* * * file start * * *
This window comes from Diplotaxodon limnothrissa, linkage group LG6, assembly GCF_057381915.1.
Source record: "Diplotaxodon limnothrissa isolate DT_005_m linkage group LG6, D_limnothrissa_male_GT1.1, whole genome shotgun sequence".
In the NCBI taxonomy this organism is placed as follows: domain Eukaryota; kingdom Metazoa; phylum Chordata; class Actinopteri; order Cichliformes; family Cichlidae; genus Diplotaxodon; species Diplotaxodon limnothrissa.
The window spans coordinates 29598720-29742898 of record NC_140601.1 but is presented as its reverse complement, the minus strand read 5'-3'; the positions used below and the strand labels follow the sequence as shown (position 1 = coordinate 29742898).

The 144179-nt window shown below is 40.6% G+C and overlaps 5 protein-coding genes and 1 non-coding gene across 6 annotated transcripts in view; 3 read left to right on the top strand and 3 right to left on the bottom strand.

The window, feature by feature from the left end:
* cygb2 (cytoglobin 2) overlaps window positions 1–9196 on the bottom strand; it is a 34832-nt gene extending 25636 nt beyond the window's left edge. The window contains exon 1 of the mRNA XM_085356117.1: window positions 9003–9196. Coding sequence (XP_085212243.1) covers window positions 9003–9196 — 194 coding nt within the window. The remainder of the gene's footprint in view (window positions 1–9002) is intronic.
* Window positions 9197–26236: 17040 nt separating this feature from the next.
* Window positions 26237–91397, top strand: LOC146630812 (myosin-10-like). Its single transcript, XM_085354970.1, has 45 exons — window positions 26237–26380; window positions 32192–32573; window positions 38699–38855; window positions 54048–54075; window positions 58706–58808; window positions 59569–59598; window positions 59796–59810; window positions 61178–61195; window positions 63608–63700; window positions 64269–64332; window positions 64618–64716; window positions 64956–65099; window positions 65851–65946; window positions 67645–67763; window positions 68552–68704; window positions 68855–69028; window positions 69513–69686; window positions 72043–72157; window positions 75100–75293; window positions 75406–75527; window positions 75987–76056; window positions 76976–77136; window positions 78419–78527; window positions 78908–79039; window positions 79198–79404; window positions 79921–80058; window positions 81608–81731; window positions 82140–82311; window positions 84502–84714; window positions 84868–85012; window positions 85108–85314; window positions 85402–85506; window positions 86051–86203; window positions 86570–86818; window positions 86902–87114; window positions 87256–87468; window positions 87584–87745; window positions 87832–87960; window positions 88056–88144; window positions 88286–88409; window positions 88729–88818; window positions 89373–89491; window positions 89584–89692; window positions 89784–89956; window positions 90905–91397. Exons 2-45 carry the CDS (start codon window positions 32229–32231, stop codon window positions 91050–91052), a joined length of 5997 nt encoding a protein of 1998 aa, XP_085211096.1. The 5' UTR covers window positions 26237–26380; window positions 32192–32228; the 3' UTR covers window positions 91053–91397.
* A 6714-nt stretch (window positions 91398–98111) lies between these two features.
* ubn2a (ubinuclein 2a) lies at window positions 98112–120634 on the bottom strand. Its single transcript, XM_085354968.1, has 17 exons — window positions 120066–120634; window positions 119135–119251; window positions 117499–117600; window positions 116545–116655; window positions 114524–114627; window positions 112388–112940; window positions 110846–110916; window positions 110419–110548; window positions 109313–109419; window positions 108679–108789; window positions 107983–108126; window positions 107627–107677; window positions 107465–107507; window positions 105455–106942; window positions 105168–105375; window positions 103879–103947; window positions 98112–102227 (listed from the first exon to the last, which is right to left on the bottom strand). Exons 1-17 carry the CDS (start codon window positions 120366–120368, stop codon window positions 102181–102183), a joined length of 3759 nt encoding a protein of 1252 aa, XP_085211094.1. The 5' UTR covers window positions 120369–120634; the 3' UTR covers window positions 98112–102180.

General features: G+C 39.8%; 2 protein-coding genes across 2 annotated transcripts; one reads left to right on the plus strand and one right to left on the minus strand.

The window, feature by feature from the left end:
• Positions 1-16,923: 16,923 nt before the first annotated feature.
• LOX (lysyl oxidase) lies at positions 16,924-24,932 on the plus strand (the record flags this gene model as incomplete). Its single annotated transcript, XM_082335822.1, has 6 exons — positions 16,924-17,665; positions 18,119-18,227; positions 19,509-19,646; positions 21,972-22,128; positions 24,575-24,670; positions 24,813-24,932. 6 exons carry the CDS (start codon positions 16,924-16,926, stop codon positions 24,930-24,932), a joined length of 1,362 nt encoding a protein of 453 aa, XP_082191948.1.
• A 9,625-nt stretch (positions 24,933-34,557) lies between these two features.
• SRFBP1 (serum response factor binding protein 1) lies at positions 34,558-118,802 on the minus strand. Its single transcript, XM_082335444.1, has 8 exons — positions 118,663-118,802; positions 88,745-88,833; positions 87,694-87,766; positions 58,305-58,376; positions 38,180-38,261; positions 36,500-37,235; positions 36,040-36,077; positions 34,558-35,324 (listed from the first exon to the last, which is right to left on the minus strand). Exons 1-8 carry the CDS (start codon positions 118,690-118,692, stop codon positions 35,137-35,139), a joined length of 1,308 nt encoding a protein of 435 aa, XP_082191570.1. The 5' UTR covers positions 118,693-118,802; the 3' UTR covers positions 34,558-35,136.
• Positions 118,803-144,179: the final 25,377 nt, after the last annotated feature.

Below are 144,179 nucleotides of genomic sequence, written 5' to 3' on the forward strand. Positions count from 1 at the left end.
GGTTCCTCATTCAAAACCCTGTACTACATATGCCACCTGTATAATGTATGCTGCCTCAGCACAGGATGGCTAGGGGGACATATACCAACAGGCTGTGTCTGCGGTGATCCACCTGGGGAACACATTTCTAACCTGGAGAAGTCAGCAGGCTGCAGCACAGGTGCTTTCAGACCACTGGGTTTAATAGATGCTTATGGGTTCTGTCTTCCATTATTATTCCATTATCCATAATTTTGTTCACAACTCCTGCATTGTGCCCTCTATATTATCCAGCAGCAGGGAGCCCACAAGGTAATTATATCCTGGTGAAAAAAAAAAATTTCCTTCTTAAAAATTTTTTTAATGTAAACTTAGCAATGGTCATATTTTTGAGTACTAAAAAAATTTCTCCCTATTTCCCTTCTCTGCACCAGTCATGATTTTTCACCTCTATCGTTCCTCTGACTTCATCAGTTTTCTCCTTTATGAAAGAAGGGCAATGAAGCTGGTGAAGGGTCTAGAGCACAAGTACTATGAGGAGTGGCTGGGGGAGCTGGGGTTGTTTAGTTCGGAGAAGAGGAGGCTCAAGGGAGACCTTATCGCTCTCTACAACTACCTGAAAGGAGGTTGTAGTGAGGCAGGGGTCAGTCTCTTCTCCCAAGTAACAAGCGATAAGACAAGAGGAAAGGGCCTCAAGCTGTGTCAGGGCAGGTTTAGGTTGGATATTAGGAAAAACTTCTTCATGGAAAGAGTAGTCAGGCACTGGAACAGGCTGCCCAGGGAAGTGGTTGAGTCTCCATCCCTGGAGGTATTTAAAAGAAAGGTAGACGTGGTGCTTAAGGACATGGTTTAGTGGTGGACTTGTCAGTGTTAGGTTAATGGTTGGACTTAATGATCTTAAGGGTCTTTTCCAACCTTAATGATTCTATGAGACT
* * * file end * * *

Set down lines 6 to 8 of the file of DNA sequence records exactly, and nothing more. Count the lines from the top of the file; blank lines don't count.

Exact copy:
The window, feature by feature from the left end:
* cygb2 (cytoglobin 2) overlaps window positions 1–9196 on the bottom strand; it is a 34832-nt gene extending 25636 nt beyond the window's left edge. The window contains exon 1 of the mRNA XM_085356117.1: window positions 9003–9196. Coding sequence (XP_085212243.1) covers window positions 9003–9196 — 194 coding nt within the window. The remainder of the gene's footprint in view (window positions 1–9002) is intronic.
* Window positions 9197–26236: 17040 nt separating this feature from the next.